i'm willing to venture and say that, at this point in time, my relationship with food is healthier than the average american woman's. this is not to boast, but rather to comment on the despairing nature of food culture in this country.
there is a balance that must be struck--a balance between loving the body i have in this moment and a desire to be kind to it. and the more i love my body, the kinder i am. and the kinder i am, the more my body surprises me and the more beautiful it becomes.
i have hips. beautiful, lovely, full hips. and why shouldn't i celebrate them--just as i celebrate the inordinate number of moles peppering my skin and my almond-shaped eyes that nearly disappear when i smile?
dear kate moss, nothing tastes so good as skinny feels? what a sad and constricting way to live one's life. what a small idea to think the two mutually exclusive (dangerous, even). what a lie that's being parceled out by numerous sectors of our society.
i want to live in a world where i don't read magazines in which they suggest the best way to deal with body image issues when showering with a man is to wear a t-shirt--more coverage for you, male-fantasy for him. don't get me wrong, the whole t-shirt thing sounds kind of exciting. but really? really? the men don't care. they don't see the extra weight. they're beside themselves with giddiness. it's not the men making women self-concious--it's the articles suggesting you should be aware, uncomfortable--that there is something to hide.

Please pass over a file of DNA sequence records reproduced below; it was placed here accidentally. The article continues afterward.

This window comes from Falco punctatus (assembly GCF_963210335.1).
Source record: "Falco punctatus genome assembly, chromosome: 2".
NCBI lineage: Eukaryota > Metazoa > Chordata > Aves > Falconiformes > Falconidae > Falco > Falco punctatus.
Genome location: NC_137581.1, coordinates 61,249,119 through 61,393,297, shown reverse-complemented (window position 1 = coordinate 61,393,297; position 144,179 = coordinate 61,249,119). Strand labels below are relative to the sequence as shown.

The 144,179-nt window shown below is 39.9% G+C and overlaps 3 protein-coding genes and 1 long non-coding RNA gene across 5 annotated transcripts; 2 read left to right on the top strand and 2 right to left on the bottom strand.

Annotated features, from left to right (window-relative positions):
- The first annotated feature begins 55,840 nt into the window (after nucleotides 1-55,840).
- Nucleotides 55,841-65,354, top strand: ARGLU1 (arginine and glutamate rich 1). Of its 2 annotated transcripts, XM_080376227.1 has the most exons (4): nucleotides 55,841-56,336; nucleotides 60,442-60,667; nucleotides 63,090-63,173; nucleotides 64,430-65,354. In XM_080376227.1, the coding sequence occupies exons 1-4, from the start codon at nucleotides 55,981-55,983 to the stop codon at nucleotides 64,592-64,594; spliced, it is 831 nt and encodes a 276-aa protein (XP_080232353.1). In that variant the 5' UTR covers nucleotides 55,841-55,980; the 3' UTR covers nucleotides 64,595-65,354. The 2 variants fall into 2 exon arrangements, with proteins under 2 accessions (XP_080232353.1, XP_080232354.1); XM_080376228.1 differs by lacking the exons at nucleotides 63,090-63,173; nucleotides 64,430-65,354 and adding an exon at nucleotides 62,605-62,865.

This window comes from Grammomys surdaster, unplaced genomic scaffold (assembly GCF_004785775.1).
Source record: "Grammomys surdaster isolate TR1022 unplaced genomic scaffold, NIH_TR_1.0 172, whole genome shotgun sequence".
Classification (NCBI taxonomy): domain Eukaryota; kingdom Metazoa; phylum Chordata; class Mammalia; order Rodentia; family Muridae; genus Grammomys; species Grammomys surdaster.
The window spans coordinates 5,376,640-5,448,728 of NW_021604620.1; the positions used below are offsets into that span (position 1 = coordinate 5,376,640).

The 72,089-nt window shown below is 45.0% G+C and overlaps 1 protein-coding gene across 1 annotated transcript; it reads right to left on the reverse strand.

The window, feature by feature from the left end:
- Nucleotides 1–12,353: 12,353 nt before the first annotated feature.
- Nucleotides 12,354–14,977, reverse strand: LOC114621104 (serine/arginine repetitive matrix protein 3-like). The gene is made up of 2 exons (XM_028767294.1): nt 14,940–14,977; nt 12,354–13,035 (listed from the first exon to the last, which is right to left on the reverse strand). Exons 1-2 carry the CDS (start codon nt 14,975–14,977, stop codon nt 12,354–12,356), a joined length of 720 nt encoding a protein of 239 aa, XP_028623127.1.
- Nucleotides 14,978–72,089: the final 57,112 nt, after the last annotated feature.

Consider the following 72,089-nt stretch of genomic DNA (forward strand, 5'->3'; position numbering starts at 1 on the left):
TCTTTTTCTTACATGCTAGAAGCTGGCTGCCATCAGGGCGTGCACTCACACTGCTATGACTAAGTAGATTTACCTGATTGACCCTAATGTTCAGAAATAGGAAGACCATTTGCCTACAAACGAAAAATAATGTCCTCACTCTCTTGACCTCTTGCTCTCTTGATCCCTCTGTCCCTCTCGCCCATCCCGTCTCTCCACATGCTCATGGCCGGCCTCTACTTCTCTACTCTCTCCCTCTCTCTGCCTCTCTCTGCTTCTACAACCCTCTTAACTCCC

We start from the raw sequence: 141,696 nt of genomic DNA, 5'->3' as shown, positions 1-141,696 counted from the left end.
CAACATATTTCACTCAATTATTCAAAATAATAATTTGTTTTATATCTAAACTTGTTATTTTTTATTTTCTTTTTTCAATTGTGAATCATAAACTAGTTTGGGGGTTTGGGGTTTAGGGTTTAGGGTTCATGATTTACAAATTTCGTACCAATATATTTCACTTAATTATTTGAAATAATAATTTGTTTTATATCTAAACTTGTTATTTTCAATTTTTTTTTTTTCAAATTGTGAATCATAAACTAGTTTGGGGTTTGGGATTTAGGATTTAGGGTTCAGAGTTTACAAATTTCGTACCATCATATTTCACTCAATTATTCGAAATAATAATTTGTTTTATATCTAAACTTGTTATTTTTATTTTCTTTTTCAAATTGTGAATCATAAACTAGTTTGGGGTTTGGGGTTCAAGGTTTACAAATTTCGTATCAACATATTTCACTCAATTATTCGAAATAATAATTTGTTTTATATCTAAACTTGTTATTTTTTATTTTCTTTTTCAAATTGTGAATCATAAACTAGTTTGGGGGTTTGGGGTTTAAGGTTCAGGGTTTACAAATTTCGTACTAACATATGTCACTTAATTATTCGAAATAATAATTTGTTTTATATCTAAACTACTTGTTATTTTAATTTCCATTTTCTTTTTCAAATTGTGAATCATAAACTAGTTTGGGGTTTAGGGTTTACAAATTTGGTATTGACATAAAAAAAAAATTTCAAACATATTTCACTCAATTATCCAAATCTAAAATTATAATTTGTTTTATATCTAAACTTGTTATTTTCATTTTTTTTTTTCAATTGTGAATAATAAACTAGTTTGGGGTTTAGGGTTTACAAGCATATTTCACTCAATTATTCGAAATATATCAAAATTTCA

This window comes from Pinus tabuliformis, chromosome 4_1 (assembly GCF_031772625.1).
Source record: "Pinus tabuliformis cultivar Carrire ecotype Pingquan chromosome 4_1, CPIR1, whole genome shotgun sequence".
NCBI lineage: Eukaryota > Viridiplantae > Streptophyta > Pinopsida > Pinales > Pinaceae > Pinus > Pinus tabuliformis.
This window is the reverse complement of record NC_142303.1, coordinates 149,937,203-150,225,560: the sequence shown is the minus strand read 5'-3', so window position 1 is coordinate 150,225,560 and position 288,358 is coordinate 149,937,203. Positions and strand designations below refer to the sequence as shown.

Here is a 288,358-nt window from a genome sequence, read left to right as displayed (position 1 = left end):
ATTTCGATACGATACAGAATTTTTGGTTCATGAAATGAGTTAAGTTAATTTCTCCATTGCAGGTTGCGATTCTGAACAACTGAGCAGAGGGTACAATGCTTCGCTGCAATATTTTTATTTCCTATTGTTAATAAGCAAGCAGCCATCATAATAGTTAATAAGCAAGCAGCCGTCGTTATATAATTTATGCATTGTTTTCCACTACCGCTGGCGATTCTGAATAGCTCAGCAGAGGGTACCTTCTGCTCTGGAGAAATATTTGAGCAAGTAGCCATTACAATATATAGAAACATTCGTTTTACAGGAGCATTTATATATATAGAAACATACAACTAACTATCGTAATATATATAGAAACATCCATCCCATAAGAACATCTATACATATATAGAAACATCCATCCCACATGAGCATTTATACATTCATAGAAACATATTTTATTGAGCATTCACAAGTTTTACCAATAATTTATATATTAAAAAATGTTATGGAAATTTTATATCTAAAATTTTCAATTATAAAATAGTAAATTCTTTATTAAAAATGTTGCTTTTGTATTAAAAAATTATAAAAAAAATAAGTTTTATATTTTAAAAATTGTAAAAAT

someone recently asked if i regret any of what i've written on the blog regarding my struggle towards health? if it's uncomfortable to know that both friends and family read it?
i would be remiss if i didn't say there were moments it was difficult or embarrassing or even shameful. but for me it was necessary. so that other's might understand, (especially so my parents might understand) what i'd never have the courage or clarity so say out loud.
but to say i regret any of it would be to diminish the power of this life--not just my life, but the sphere of life in which all things take place. to say i regret any of it would be to dismiss humanity.
so i found my humanity in a box of donuts and an eating disorder? it's a little funny, no? and a little beautiful and little bit just entirely the way life goes.
i don't regret the past or the mistakes or my few extra pounds because they're all part of the story. and the story's still unraveling. and i have this sense that i'm just about to get to the good part.